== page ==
And next month, it’s happening again.
Fordham’s second annual Women’s Philanthropy Summit will be held on Oct. 24. It’s an all-day affair at the Lincoln Center campus, starting at 7:30 a.m. Joseph M. McShane, S.J., president of Fordham, will welcome guests at 8:15 a.m.; he’ll be followed by a scholarship student and the first keynote speaker. There will be three keynotes over the course of the day: Harriet Edelman, GABELLI ’80, vice chair of Emigrant Savings Bank; Kirsten Swinth, Ph.D., an associate history professor at Fordham and author of the forthcoming Feminism’s Forgotten Fight: The Unfinished Struggle for Work and Family; and Anne Williams-Isom, FCLC ’86, CEO of the Harlem Children’s Zone and a staunch advocate for quality education in communities of color. Drawing on their own success, they will be sharing personal stories and advice on how women can use their time, talent, and money to make a difference.
In between keynotes, attendees can attend panel discussions that deal with women in the workplace and in philanthropy. They’ll hear success stories from accomplished women, figure out how to balance work and life from their early twenties to retirement, become comfortable with speaking freely about finances, understand how to make philanthropy meaningful, and learn how to be leaders.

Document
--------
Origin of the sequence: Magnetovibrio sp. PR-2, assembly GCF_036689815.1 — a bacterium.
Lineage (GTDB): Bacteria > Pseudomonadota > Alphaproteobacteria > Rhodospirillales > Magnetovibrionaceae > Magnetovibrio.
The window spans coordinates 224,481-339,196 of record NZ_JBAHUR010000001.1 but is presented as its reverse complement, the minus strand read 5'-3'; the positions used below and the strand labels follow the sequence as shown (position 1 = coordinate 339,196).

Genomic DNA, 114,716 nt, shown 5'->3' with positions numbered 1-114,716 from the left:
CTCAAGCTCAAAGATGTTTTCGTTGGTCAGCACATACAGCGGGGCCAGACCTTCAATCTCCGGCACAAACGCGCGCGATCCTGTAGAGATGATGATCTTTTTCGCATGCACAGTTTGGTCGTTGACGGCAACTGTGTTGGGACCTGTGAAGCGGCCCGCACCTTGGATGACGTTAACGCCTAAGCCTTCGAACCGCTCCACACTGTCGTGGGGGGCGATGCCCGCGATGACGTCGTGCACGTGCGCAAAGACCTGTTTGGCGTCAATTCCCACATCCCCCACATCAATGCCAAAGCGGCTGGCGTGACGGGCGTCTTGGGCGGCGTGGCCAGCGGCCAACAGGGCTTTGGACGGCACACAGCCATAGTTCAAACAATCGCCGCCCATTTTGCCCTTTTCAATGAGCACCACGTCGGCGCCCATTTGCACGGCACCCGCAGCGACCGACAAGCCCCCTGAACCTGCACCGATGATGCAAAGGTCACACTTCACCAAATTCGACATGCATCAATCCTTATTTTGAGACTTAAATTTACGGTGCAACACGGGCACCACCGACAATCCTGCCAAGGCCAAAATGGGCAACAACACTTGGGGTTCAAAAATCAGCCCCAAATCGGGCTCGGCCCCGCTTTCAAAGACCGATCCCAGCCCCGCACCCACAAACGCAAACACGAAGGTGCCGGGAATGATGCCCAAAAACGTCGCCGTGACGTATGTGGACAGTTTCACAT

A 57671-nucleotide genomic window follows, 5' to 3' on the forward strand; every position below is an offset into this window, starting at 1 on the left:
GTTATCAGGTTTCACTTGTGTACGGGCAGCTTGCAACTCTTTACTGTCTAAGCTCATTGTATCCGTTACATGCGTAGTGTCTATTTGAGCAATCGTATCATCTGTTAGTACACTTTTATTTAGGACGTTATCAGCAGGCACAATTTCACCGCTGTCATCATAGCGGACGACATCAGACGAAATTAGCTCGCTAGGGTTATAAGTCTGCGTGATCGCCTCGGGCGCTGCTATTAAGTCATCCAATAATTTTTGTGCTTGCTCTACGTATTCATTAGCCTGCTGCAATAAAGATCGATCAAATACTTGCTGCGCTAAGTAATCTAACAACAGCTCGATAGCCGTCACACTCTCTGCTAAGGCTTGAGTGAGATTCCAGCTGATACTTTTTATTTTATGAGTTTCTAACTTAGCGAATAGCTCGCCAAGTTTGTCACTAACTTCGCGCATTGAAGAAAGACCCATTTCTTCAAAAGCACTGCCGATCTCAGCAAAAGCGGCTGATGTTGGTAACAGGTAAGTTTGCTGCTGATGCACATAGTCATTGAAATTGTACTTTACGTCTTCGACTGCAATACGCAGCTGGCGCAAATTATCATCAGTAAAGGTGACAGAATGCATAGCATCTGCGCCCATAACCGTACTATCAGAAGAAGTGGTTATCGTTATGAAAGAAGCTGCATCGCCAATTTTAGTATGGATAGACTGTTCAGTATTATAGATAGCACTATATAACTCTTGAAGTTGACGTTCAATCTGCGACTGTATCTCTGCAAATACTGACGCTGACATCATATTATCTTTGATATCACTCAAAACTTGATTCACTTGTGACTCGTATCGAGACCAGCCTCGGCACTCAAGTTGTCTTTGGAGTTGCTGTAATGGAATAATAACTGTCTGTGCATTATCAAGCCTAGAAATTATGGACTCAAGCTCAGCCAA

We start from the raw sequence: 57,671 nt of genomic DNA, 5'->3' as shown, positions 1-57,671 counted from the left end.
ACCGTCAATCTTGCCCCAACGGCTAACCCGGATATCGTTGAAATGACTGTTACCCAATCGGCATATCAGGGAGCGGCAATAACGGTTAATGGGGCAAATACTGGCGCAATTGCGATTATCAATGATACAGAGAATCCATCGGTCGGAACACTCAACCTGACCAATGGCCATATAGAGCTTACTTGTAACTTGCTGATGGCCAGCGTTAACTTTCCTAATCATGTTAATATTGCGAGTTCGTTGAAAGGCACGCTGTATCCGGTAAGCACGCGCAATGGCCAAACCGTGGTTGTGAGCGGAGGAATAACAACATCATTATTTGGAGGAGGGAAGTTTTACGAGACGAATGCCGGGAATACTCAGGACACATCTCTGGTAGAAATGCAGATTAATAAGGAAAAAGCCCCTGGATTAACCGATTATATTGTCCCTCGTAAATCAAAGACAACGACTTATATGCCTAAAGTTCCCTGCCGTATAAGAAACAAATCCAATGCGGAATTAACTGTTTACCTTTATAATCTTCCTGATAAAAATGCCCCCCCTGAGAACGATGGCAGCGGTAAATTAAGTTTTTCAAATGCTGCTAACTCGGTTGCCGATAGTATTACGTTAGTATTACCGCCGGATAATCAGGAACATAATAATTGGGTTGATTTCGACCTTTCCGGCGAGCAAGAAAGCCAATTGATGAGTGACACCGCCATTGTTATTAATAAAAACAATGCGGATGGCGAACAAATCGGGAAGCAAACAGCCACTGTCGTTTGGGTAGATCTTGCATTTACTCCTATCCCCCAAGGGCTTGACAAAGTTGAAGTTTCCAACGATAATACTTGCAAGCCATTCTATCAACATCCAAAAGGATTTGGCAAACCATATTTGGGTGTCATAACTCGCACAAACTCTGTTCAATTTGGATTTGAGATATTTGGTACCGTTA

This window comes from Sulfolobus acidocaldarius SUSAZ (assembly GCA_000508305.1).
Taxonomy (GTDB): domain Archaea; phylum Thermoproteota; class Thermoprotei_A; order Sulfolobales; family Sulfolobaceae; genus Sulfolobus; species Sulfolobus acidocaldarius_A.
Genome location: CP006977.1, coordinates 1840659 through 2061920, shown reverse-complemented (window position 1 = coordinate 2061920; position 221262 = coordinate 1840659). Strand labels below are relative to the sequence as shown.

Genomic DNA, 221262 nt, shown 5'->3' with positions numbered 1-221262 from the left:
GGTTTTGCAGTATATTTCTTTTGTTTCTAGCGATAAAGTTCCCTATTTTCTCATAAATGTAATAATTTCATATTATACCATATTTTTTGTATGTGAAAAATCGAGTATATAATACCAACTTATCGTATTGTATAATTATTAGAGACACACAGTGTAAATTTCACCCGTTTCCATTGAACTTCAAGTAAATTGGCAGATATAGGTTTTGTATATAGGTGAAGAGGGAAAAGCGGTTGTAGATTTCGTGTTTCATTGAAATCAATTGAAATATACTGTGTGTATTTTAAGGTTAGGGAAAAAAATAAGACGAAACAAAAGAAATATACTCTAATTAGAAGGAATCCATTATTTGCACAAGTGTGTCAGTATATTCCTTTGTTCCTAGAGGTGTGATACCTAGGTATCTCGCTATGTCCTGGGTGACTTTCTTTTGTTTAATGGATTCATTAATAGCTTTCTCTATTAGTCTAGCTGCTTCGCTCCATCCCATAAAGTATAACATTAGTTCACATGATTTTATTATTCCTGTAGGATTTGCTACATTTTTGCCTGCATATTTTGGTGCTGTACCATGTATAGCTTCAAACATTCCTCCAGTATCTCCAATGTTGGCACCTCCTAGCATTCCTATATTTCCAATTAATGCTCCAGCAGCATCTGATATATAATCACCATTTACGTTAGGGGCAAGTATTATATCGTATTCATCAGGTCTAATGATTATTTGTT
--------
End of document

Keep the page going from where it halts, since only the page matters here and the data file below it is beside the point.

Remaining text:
“Part of what’s important for women and women’s development,” said Edelman, “is leadership, not only in terms of your professional life, but your full life.”
And for young women, Edelman said, self-assuredness is key.
“I’m so impressed with this generation,” she said. “Sometimes they tell me the situation, and I just ask what they think they should do next, and they’ve got it. They just need to hear themselves speak it.”
At its core, the summit revolves around three concepts: control, confidence, and courage. It’s about women taking ownership of their lives, their money, and their charity; building leadership skills; and questioning the old way of doing things.
“Women want to trust, to form a relationship, to have a conversation, to really understand the story and the purpose and the outcome of what their giving is for,” said Mary Lou Quinlan, GABELLI ’82, a keynote speaker at last year’s summit. “It’s about being part of a community and understanding how we, uniquely and collaboratively, can have a real effect.”
The summit ends around 5:30 p.m. with a networking reception. Visit the event webpage to learn more and register.